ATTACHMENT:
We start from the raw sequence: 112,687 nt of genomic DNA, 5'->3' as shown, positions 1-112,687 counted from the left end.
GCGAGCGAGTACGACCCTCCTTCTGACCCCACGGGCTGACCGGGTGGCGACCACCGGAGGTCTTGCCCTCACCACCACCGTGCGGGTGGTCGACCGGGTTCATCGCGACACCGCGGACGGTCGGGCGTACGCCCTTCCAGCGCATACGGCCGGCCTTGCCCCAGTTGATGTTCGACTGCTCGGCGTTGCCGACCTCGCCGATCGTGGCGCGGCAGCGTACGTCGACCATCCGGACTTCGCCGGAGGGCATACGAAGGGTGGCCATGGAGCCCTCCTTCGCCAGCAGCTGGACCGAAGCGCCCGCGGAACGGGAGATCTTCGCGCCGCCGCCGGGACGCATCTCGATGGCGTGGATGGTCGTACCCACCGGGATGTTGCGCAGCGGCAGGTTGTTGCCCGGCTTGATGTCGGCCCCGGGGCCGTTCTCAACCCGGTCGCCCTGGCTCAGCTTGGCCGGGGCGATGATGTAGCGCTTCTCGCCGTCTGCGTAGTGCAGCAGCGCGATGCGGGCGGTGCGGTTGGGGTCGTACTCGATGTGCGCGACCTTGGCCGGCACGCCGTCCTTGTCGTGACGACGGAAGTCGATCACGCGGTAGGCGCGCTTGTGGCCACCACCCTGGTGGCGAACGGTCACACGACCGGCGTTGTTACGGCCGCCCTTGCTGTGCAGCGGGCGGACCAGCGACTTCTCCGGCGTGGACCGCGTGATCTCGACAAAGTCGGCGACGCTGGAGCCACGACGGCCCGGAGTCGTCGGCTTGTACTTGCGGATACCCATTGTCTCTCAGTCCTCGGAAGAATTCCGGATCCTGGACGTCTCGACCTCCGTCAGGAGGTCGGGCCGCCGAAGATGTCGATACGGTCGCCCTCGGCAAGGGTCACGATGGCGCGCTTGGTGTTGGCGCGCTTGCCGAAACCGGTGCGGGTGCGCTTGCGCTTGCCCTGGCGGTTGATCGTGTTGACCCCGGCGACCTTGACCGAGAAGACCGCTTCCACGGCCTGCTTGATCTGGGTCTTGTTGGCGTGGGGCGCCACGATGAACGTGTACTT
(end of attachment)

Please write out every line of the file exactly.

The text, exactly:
We start from the raw sequence: 112,687 nt of genomic DNA, 5'->3' as shown, positions 1-112,687 counted from the left end.
GCGAGCGAGTACGACCCTCCTTCTGACCCCACGGGCTGACCGGGTGGCGACCACCGGAGGTCTTGCCCTCACCACCACCGTGCGGGTGGTCGACCGGGTTCATCGCGACACCGCGGACGGTCGGGCGTACGCCCTTCCAGCGCATACGGCCGGCCTTGCCCCAGTTGATGTTCGACTGCTCGGCGTTGCCGACCTCGCCGATCGTGGCGCGGCAGCGTACGTCGACCATCCGGACTTCGCCGGAGGGCATACGAAGGGTGGCCATGGAGCCCTCCTTCGCCAGCAGCTGGACCGAAGCGCCCGCGGAACGGGAGATCTTCGCGCCGCCGCCGGGACGCATCTCGATGGCGTGGATGGTCGTACCCACCGGGATGTTGCGCAGCGGCAGGTTGTTGCCCGGCTTGATGTCGGCCCCGGGGCCGTTCTCAACCCGGTCGCCCTGGCTCAGCTTGGCCGGGGCGATGATGTAGCGCTTCTCGCCGTCTGCGTAGTGCAGCAGCGCGATGCGGGCGGTGCGGTTGGGGTCGTACTCGATGTGCGCGACCTTGGCCGGCACGCCGTCCTTGTCGTGACGACGGAAGTCGATCACGCGGTAGGCGCGCTTGTGGCCACCACCCTGGTGGCGAACGGTCACACGACCGGCGTTGTTACGGCCGCCCTTGCTGTGCAGCGGGCGGACCAGCGACTTCTCCGGCGTGGACCGCGTGATCTCGACAAAGTCGGCGACGCTGGAGCCACGACGGCCCGGAGTCGTCGGCTTGTACTTGCGGATACCCATTGTCTCTCAGTCCTCGGAAGAATTCCGGATCCTGGACGTCTCGACCTCCGTCAGGAGGTCGGGCCGCCGAAGATGTCGATACGGTCGCCCTCGGCAAGGGTCACGATGGCGCGCTTGGTGTTGGCGCGCTTGCCGAAACCGGTGCGGGTGCGCTTGCGCTTGCCCTGGCGGTTGATCGTGTTGACCCCGGCGACCTTGACCGAGAAGACCGCTTCCACGGCCTGCTTGATCTGGGTCTTGTTGGCGTGGGGCGCCACGATGAACGTGTACTT